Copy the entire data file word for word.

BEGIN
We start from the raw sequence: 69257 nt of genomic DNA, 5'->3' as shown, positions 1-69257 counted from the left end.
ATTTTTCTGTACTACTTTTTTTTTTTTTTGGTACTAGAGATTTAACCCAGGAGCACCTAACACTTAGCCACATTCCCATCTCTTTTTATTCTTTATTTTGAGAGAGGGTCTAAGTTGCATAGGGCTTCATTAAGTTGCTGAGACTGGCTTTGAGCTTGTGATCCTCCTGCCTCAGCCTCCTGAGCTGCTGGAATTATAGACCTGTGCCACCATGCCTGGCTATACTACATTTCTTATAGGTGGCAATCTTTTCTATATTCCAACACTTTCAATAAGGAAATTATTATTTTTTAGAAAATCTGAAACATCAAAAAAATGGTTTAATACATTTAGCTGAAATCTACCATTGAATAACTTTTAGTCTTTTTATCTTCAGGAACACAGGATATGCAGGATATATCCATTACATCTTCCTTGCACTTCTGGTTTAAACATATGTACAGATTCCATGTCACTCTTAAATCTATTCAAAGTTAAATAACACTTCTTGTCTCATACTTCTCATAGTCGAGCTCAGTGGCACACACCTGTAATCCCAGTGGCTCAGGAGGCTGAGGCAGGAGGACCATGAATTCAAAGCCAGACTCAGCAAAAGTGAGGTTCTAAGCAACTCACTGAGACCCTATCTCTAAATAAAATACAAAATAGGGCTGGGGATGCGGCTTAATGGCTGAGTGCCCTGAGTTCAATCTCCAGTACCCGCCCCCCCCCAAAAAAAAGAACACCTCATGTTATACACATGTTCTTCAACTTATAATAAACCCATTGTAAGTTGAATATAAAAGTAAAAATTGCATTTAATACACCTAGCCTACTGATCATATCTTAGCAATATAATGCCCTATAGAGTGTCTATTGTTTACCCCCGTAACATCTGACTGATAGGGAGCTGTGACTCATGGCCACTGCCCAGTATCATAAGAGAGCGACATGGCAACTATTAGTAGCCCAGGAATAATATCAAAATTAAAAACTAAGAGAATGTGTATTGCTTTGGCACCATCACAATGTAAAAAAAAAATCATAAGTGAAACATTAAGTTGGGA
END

We start from the raw sequence: 69257 nt of genomic DNA, 5'->3' as shown, positions 1-69257 counted from the left end.
ATTTTTCTGTACTACTTTTTTTTTTTTTTGGTACTAGAGATTTAACCCAGGAGCACCTAACACTTAGCCACATTCCCATCTCTTTTTATTCTTTATTTTGAGAGAGGGTCTAAGTTGCATAGGGCTTCATTAAGTTGCTGAGACTGGCTTTGAGCTTGTGATCCTCCTGCCTCAGCCTCCTGAGCTGCTGGAATTATAGACCTGTGCCACCATGCCTGGCTATACTACATTTCTTATAGGTGGCAATCTTTTCTATATTCCAACACTTTCAATAAGGAAATTATTATTTTTTAGAAAATCTGAAACATCAAAAAAATGGTTTAATACATTTAGCTGAAATCTACCATTGAATAACTTTTAGTCTTTTTATCTTCAGGAACACAGGATATGCAGGATATATCCATTACATCTTCCTTGCACTTCTGGTTTAAACATATGTACAGATTCCATGTCACTCTTAAATCTATTCAAAGTTAAATAACACTTCTTGTCTCATACTTCTCATAGTCGAGCTCAGTGGCACACACCTGTAATCCCAGTGGCTCAGGAGGCTGAGGCAGGAGGACCATGAATTCAAAGCCAGACTCAGCAAAAGTGAGGTTCTAAGCAACTCACTGAGACCCTATCTCTAAATAAAATACAAAATAGGGCTGGGGATGCGGCTTAATGGCTGAGTGCCCTGAGTTCAATCTCCAGTACCCGCCCCCCCCCAAAAAAAAGAACACCTCATGTTATACACATGTTCTTCAACTTATAATAAACCCATTGTAAGTTGAATATAAAAGTAAAAATTGCATTTAATACACCTAGCCTACTGATCATATCTTAGCAATATAATGCCCTATAGAGTGTCTATTGTTTACCCCCGTAACATCTGACTGATAGGGAGCTGTGACTCATGGCCACTGCCCAGTATCATAAGAGAGCGACATGGCAACTATTAGTAGCCCAGGAATAATATCAAAATTAAAAACTAAGAGAATGTGTATTGCTTTGGCACCATCACAATGTAAAAAAAAAATCATAAGTGAAACATTAAGTTGGGA